Increased levels of BHB in the body were found to be associated with greater cognitive performance through better performance in memory recall tests12 on a study of 20 subjects with Alzheimer’s disease or demonstration of a mild cognitive deficit. Similarly, BHB ketone esters helped to reverse symptoms of Alzheimer's Disease in one clinical case study.13 More research in humans is needed, but the various hypotheses are backed up by strong animal data.

If you are trying to lose weight, following a ketogenic diet can help you burn fat fast. However, trying to get into ketosis can be a frustrating experience. Am I eating too many carbs, not enough fat, too much protein? Getting into ketosis usually takes 3 to 5 days at least, and can take people up to two weeks. Recently I have discovered a simple and easy way to get into ketosis very quickly. I went from eating lots of carbs one night, to in ketosis 24 hours later.

Think about it like building muscle, good supplements can enhance your results, but if you don't eat right and exercise, supplements are just useless. You can't just sit on the couch to watch TV, eat potato chips all day and drink some supplements and expect to gain muscle. A supplement is not a miracle. It's just an addition and before you add it to your diet, you need to get the basics right first, which is dieting and exercise in the case of building muscles. The supplements are not going to lift the heavy weights for you. You do!


So, now that we've established that purchasing BHB supplements directly from the manufacturer is the way to go. Now, let's talk about which ketogenic product you should be buying in the stores. Well, if you read our review about the different exogenous ketone supplements, you will also know that Perfect Keto is rated #1 on our list which was a pretty close race but it came out on top after all the tests that we've performed on all the different products.
77. Volek JS, Sharman MJ, Gomez AL, Scheett TP, Kraemer WJ. An isoenergetic very low carbohydrate diet improves serum HDL cholesterol and triacylglycerol concentrations, the total cholesterol to HDL cholesterol ratio and postprandial pipemic responses compared with a low fat diet in normal weight, normolipidemic women. J Nutr. 2003;133(9):2756–61. [PubMed]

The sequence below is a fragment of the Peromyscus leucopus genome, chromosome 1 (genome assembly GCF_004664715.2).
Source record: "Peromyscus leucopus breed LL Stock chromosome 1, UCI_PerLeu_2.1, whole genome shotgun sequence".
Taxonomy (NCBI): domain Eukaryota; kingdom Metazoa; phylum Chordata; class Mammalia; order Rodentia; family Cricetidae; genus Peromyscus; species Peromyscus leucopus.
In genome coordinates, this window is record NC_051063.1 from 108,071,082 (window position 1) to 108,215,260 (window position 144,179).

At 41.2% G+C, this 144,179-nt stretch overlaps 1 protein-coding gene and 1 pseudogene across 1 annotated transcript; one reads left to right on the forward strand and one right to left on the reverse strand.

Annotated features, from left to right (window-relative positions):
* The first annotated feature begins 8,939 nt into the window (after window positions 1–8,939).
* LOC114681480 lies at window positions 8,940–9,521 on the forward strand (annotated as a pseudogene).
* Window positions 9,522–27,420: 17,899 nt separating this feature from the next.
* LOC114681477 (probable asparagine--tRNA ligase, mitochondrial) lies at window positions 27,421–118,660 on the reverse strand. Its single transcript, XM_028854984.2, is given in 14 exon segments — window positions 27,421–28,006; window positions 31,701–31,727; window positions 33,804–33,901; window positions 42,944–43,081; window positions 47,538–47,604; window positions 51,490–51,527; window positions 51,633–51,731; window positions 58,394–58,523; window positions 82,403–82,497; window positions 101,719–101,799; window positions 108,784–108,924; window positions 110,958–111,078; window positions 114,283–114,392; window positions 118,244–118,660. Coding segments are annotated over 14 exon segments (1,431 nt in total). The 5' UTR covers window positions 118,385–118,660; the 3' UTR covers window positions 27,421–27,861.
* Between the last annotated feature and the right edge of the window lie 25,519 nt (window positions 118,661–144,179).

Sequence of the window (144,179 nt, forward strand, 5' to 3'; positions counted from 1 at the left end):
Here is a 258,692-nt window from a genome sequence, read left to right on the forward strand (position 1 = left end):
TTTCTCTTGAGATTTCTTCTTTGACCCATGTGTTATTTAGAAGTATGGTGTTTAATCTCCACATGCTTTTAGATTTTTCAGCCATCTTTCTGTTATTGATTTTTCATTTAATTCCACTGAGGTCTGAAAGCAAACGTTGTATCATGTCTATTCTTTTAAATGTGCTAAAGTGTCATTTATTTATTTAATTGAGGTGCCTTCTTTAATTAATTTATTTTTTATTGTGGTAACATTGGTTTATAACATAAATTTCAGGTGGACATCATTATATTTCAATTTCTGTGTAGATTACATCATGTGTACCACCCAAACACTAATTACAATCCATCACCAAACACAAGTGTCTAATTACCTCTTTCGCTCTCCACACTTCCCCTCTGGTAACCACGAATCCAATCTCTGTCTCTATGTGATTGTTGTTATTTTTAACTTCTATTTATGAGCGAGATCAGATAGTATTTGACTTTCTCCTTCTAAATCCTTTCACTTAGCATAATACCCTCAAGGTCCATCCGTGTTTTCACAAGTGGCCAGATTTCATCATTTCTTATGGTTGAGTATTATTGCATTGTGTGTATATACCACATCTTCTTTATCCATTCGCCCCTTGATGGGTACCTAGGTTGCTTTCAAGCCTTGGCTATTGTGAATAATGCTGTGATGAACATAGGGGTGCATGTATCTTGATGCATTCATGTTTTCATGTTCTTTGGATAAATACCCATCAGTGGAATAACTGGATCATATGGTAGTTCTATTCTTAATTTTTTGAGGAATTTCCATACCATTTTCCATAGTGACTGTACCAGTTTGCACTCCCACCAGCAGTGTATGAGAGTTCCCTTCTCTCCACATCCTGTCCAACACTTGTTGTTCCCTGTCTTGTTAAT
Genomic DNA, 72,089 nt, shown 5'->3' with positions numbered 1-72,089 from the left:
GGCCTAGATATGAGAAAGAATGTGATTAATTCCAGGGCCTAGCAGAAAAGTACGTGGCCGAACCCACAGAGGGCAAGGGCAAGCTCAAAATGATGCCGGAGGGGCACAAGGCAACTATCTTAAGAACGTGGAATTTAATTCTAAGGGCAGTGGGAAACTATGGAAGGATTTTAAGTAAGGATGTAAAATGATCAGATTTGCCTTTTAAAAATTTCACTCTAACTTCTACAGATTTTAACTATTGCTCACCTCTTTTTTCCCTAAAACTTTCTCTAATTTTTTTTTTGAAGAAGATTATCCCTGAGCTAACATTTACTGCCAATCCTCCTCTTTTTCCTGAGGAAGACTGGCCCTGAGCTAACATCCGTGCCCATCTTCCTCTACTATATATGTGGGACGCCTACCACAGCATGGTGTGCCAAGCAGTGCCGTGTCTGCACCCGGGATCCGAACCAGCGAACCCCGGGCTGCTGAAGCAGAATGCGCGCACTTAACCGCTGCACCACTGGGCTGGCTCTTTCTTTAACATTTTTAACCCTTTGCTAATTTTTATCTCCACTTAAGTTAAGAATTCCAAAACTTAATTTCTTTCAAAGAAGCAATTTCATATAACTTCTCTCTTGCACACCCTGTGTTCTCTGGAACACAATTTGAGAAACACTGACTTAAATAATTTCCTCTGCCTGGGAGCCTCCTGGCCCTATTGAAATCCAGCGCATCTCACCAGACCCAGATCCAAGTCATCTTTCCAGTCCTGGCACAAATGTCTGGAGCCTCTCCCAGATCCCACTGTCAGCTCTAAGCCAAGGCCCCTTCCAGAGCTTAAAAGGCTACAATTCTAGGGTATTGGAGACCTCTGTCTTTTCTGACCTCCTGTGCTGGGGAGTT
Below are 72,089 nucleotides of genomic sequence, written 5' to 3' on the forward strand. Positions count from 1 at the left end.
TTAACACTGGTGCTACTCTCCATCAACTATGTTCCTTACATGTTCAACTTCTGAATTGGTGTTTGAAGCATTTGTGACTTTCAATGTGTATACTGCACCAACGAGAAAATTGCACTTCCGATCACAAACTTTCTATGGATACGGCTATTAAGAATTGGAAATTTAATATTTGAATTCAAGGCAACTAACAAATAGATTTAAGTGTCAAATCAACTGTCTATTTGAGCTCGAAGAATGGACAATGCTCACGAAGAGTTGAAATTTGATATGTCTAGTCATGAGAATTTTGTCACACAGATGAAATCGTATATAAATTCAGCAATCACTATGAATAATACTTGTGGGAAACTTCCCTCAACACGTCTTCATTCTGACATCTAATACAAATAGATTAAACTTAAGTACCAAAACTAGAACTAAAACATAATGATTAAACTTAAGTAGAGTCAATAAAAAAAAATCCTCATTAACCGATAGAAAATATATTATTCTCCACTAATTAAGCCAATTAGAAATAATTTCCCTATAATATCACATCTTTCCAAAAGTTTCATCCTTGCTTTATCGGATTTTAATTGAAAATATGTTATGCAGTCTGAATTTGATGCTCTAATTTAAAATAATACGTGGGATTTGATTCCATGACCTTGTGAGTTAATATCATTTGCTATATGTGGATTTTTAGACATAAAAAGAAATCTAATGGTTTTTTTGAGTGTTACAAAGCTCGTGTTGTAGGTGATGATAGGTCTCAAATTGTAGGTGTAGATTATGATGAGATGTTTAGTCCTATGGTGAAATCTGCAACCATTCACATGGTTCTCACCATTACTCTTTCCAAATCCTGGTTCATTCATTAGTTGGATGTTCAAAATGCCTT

For anyone who wants to get a bit more technical, research by Stubbs and colleagues shows that BHB shuts off lipolysis (fat breakdown). With endogenous ketosis there are many other factors that stimulate lipolysis meaning that a kind of balance is reached and lipolysis stays constant. But with exogenous ketosis those factors stimulating ketosis are not present, so the overall effect of the ingested BHB is to decrease lipolysis.
Exogenous ketones cause the body to rely less on fat as fuel (see Fig 3). Fat takes longer to metabolise for energy than muscle glycogen. This is why fatty acids are not the preferred fuel under heavy exercise. This could be useful for keto-adapted athletes performing high-intensity cardiovascular or strength training.12 This is particularly useful for the Keto-adapted athlete who wants to undergo high-intensity cardiovascular or strength training.

Too much cortisol tells the liver that you are in physical danger and need a lot of energy fast. The brain doesn’t understand the difference between physical danger and emotional stress. When emotionally stressed, the brain thinks you’re in a life-and-death situation, so the liver comes to your rescue and gives you the glucose you need to fight off your attacker.


The protocols carried out in these studies were approved by the the South West Frenchay NHS REC (15/SW/0244) (Study 1) and London Queen's Square REC (14/LO/0288) (Study 2 and 3). The studies were carried out in accordance with the recommendations of the Declaration of Helsinki, apart from pre-registration in a database. All subjects gave written informed consent in accordance with the Declaration of Helsinki.